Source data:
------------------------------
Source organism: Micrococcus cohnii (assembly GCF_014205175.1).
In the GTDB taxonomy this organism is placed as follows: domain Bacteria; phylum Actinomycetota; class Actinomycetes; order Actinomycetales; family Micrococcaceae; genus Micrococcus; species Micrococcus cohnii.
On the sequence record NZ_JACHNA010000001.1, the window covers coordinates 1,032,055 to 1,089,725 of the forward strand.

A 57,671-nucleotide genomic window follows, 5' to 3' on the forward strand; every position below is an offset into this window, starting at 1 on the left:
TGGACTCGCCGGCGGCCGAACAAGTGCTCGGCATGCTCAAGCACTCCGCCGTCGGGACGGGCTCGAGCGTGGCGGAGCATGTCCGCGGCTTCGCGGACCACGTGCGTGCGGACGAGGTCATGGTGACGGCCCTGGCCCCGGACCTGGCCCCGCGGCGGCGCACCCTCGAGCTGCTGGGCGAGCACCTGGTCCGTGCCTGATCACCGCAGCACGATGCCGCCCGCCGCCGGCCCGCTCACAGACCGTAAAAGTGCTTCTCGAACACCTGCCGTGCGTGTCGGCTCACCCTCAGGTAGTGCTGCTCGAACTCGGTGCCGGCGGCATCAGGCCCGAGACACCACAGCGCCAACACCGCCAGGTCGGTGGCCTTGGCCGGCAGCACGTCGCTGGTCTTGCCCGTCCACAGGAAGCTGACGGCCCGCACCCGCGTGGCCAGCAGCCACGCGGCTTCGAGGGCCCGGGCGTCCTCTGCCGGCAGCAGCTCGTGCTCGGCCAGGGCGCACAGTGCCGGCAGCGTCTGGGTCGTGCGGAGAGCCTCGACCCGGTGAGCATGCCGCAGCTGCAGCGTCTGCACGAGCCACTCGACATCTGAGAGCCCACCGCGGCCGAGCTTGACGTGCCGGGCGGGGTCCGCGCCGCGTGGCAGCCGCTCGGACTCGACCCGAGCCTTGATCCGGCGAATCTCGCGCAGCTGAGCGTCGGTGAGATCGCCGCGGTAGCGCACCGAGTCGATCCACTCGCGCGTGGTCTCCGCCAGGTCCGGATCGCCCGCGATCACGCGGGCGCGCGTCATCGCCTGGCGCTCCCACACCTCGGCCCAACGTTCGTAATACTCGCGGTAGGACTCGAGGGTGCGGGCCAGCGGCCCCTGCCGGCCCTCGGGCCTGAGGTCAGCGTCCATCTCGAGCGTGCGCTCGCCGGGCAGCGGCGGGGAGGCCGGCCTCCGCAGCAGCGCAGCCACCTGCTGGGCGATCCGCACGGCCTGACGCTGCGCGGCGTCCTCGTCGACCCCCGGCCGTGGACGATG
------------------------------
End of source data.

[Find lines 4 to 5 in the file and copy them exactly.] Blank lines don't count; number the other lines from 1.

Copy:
A 57,671-nucleotide genomic window follows, 5' to 3' on the forward strand; every position below is an offset into this window, starting at 1 on the left:
TGGACTCGCCGGCGGCCGAACAAGTGCTCGGCATGCTCAAGCACTCCGCCGTCGGGACGGGCTCGAGCGTGGCGGAGCATGTCCGCGGCTTCGCGGACCACGTGCGTGCGGACGAGGTCATGGTGACGGCCCTGGCCCCGGACCTGGCCCCGCGGCGGCGCACCCTCGAGCTGCTGGGCGAGCACCTGGTCCGTGCCTGATCACCGCAGCACGATGCCGCCCGCCGCCGGCCCGCTCACAGACCGTAAAAGTGCTTCTCGAACACCTGCCGTGCGTGTCGGCTCACCCTCAGGTAGTGCTGCTCGAACTCGGTGCCGGCGGCATCAGGCCCGAGACACCACAGCGCCAACACCGCCAGGTCGGTGGCCTTGGCCGGCAGCACGTCGCTGGTCTTGCCCGTCCACAGGAAGCTGACGGCCCGCACCCGCGTGGCCAGCAGCCACGCGGCTTCGAGGGCCCGGGCGTCCTCTGCCGGCAGCAGCTCGTGCTCGGCCAGGGCGCACAGTGCCGGCAGCGTCTGGGTCGTGCGGAGAGCCTCGACCCGGTGAGCATGCCGCAGCTGCAGCGTCTGCACGAGCCACTCGACATCTGAGAGCCCACCGCGGCCGAGCTTGACGTGCCGGGCGGGGTCCGCGCCGCGTGGCAGCCGCTCGGACTCGACCCGAGCCTTGATCCGGCGAATCTCGCGCAGCTGAGCGTCGGTGAGATCGCCGCGGTAGCGCACCGAGTCGATCCACTCGCGCGTGGTCTCCGCCAGGTCCGGATCGCCCGCGATCACGCGGGCGCGCGTCATCGCCTGGCGCTCCCACACCTCGGCCCAACGTTCGTAATACTCGCGGTAGGACTCGAGGGTGCGGGCCAGCGGCCCCTGCCGGCCCTCGGGCCTGAGGTCAGCGTCCATCTCGAGCGTGCGCTCGCCGGGCAGCGGCGGGGAGGCCGGCCTCCGCAGCAGCGCAGCCACCTGCTGGGCGATCCGCACGGCCTGACGCTGCGCGGCGTCCTCGTCGACCCCCGGCCGTGGACGATG